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Tin Cup is the first Ron Shelton production resulting from a collaboration. Shelton and first-time screenwriter John Norville, longtime golfing buddies, wrote the script with Kevin Costner in mind. His character was conceived as a mix of skill and potent demons, equally full of blather and heroic aspiration. Production began in Tucson in mid-September and continued in Houston until mid-December. Because the movie was set in the summer, the film's wardrobe was sometimes incongruent with the climate on location. Recalls leading lady Rene Russo, "There were nights in October when we were filming in the high desert, and the temperature was in the 30s. I was dressed in a miniskirt and short-sleeved blouse, having to pretend it was balmy. Now that's acting." Explained co-producer David Lester, "Weather is always a concern -- especially when you're doing a movie with thousands of extras in an outdoor setting. But we did our homework and prepared as best we could. Of particular concern was our U.S. Open, which covered four days in the story and which was to be shot over a period of three weeks during November. Options for useable golf courses at that time of year were limited to the southern portion of the U.S. Before deciding on Houston, we did a 30-year review of their fall weather patterns and found they had an average of only eight rain days in November. We built in an adequate number of cover days to our schedule for insurance, then we crossed our fingers. We were very fortunate."

Production design was a crucial element in the storytelling. With the assistance of the U.S.G.A. (United States Golfing Association), the filmmakers were able to replicate U.S. Open designs and conditions in Houston. "Fairways had to be made more narrow, tee boxes moved back," explains co-producer Gary Foster. "They want it to be the toughest test of golf in the world, and we had to adapt our course to those conditions." Roy's driving range was constructed from a barren cow pasture on the road to Sonoita, Ariz., close to the Mexican border. The result was so convincing to passers-by that some attempted to stop in and swat a bucket of balls. One local newspaper reporter was convinced the place was real and had simply been fixed up. He went away unconvinced when informed there had never been a place to fix up. Verisimilitude is key in a film which depicts an arena that television brings into living rooms on a regular basis, so the production made use of real pro caddies, driving range coaches and other recognizable people from the sports and golf world, including ESPN reporter Jimmy Roberts and sports show host George Michael -- and even included a shot of the Fuji blimp. "We needed to put Kevin Costner in the same frame with real golfers in real golf situations," says Shelton. "We brought in the real CBS crew that covers golf -- guys like Jim Nantz, Ken Venturi, Ben Wright, Gary McCord, Peter Kostis and legendary sports producer/director Frank Chirkinian." Of course, a few pro golfers were also cast to play themselves. Included were four former U.S. Open winners, along with an all-star line-up of current top money winners, among them Fred Couples, Corey Pavin, Jerry Pate, Phil Mickelson, Billy Mayfair, Lee Janzen, John Cook, Tom Purtzer, Bruce Lietzke and Steve Elkington. "What they did for the movie was legitimize our tournament," says Foster. "We had 25 of the top golf pros in the world participating in our U.S. Open. That kind of authenticity helps an audience believe what they're seeing." And just in case Costner's golf swing was not looking up to par alongside so many of the sport's elite, the filmmakers assigned Gary McCord and Peter Kostis (who play themselves in the film) to work with Costner and, to a lesser degree, Don Johnson (a regular on the celebrity golf circuit and already an eight handicapper).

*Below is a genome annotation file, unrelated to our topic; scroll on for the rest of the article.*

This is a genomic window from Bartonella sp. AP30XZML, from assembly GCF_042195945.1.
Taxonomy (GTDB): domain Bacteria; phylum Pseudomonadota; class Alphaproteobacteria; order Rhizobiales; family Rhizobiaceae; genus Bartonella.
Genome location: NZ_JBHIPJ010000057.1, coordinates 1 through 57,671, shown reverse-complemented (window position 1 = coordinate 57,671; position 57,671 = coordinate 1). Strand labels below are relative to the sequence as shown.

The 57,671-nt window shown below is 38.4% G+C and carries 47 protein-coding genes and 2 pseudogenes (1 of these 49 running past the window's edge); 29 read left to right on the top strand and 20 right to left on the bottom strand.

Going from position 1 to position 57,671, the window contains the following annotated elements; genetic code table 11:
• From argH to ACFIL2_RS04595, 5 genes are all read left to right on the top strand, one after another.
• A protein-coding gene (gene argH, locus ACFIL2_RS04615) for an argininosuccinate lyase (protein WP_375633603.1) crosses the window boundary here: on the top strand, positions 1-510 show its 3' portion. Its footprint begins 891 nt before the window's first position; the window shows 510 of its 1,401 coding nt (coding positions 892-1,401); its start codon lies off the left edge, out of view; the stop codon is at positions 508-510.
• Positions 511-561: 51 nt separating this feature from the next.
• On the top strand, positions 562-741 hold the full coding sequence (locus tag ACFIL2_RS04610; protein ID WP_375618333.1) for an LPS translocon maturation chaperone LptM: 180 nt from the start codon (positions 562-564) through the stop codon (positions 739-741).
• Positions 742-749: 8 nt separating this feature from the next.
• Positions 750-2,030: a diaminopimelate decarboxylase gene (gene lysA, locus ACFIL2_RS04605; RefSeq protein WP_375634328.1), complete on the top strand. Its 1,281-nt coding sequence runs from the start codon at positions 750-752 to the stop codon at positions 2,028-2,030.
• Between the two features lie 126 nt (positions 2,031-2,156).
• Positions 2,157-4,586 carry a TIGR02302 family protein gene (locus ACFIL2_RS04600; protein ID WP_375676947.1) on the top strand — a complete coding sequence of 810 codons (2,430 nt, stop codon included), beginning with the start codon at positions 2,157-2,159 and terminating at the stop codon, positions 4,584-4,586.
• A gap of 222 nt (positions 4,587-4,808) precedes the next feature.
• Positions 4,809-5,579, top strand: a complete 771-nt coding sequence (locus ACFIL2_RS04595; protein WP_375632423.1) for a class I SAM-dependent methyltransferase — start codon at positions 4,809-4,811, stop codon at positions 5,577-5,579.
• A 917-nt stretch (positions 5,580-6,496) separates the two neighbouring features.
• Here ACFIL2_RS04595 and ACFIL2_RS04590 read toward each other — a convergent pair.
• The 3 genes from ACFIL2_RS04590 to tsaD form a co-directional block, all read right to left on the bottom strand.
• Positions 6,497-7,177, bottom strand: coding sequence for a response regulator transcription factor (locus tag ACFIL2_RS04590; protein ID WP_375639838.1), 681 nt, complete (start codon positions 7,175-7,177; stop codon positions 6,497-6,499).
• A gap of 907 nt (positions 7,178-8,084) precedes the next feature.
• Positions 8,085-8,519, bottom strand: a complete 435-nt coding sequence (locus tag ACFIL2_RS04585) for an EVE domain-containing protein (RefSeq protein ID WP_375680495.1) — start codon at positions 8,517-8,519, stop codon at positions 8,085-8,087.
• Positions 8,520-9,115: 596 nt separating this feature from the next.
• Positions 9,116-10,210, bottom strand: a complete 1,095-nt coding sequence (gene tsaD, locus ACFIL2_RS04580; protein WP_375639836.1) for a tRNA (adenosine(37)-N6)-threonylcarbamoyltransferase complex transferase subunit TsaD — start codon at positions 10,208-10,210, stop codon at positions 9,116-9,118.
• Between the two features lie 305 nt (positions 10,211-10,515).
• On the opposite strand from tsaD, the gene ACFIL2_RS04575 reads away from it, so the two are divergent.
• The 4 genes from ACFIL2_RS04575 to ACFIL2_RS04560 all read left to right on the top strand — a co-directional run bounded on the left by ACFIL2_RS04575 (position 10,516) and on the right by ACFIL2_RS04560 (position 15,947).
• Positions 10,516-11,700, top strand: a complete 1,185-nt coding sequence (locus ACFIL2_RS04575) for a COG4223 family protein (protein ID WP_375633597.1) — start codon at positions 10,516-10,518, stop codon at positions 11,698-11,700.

Other notes from the production:
  • When filming at the Tubac Golf Resort in the Arizona desert, the script called for a water hazard. Since there was none on the course, the filmmakers built one and named it "Tin Cup Lake."


  • The filmmakers also brought in David Eger, who had set up U.S. Open courses over the past few years, to work with production designer James Bissell.


  • Pro golfers Peter Jacobsen and Craig Stadler actually made their acting debuts with speaking roles.


  • Director Ron Shelton had thought he would have to use a double for most of Kevin Costner's swings, but the athletic actor proved to be a quick learner and did all his own golfing in the movie.


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